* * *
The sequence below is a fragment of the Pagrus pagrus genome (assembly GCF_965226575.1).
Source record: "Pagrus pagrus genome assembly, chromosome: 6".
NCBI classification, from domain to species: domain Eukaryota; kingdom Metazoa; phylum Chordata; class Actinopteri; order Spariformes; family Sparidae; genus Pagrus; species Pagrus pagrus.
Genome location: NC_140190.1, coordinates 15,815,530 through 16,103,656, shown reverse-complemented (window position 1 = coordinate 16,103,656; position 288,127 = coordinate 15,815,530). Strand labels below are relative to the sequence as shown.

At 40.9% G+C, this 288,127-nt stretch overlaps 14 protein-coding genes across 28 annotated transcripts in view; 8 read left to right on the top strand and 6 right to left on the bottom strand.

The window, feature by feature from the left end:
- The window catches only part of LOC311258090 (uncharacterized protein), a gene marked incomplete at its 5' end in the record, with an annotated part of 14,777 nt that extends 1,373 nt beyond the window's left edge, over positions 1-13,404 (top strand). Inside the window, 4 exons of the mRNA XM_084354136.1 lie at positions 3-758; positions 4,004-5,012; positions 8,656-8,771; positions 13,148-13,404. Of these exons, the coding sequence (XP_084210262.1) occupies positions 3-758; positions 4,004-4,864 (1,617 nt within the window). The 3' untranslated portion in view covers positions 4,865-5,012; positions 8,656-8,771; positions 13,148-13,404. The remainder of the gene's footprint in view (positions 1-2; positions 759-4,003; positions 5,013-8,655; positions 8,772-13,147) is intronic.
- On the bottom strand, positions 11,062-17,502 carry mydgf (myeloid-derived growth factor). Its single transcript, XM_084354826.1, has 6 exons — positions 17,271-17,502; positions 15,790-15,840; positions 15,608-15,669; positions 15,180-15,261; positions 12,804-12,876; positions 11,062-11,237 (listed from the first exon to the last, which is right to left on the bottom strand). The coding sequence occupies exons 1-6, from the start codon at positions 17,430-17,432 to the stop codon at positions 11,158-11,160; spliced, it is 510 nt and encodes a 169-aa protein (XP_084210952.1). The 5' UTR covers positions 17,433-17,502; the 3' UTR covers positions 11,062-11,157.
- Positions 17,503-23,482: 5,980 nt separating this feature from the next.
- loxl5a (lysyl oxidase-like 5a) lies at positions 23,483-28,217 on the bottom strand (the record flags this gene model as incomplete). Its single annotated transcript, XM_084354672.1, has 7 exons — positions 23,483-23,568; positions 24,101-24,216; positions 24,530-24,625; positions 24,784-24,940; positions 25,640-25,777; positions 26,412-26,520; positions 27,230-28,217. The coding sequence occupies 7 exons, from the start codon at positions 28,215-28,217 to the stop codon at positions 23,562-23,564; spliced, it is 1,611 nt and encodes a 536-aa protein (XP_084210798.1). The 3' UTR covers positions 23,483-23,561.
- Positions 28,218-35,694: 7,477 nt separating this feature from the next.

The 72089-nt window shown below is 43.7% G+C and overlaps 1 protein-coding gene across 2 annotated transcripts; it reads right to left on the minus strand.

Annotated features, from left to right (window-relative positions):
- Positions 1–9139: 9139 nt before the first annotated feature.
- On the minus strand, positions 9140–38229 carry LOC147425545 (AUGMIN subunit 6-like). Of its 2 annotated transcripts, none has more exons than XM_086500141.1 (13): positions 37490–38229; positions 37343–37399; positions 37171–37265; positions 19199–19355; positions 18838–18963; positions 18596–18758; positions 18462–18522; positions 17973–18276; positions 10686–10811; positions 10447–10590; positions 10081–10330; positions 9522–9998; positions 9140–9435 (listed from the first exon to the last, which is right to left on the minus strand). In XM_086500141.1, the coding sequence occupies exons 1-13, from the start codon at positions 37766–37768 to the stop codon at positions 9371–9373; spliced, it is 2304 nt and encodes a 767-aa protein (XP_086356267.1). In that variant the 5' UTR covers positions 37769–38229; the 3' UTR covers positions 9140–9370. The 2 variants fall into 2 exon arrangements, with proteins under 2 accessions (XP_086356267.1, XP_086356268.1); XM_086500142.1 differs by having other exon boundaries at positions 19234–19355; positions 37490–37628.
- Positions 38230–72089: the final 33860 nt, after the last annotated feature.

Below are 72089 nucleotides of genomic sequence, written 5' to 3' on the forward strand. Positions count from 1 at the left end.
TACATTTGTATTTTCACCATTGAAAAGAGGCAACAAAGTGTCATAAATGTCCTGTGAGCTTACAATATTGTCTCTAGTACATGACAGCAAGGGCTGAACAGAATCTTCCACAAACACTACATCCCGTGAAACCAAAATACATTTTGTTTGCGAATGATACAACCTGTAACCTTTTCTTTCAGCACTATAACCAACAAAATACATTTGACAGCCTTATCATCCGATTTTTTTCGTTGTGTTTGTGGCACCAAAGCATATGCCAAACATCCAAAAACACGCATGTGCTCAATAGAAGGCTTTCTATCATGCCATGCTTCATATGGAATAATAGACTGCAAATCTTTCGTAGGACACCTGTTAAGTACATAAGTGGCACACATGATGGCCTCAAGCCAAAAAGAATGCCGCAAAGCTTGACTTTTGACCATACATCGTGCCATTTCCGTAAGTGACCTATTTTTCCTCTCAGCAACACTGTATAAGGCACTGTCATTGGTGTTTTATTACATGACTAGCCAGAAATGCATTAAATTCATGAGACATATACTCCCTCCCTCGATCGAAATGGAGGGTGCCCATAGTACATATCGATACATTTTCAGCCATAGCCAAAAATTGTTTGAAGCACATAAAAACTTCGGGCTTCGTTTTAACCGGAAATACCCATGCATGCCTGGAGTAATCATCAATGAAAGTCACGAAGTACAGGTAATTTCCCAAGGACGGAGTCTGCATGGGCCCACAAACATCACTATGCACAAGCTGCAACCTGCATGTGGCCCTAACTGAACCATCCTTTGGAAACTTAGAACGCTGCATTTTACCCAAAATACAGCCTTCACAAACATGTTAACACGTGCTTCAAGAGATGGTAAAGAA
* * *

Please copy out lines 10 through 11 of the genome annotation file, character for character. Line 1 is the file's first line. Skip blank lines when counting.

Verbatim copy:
- loxl5a (lysyl oxidase-like 5a) lies at positions 23,483-28,217 on the bottom strand (the record flags this gene model as incomplete). Its single annotated transcript, XM_084354672.1, has 7 exons — positions 23,483-23,568; positions 24,101-24,216; positions 24,530-24,625; positions 24,784-24,940; positions 25,640-25,777; positions 26,412-26,520; positions 27,230-28,217. The coding sequence occupies 7 exons, from the start codon at positions 28,215-28,217 to the stop codon at positions 23,562-23,564; spliced, it is 1,611 nt and encodes a 536-aa protein (XP_084210798.1). The 3' UTR covers positions 23,483-23,561.
- Positions 28,218-35,694: 7,477 nt separating this feature from the next.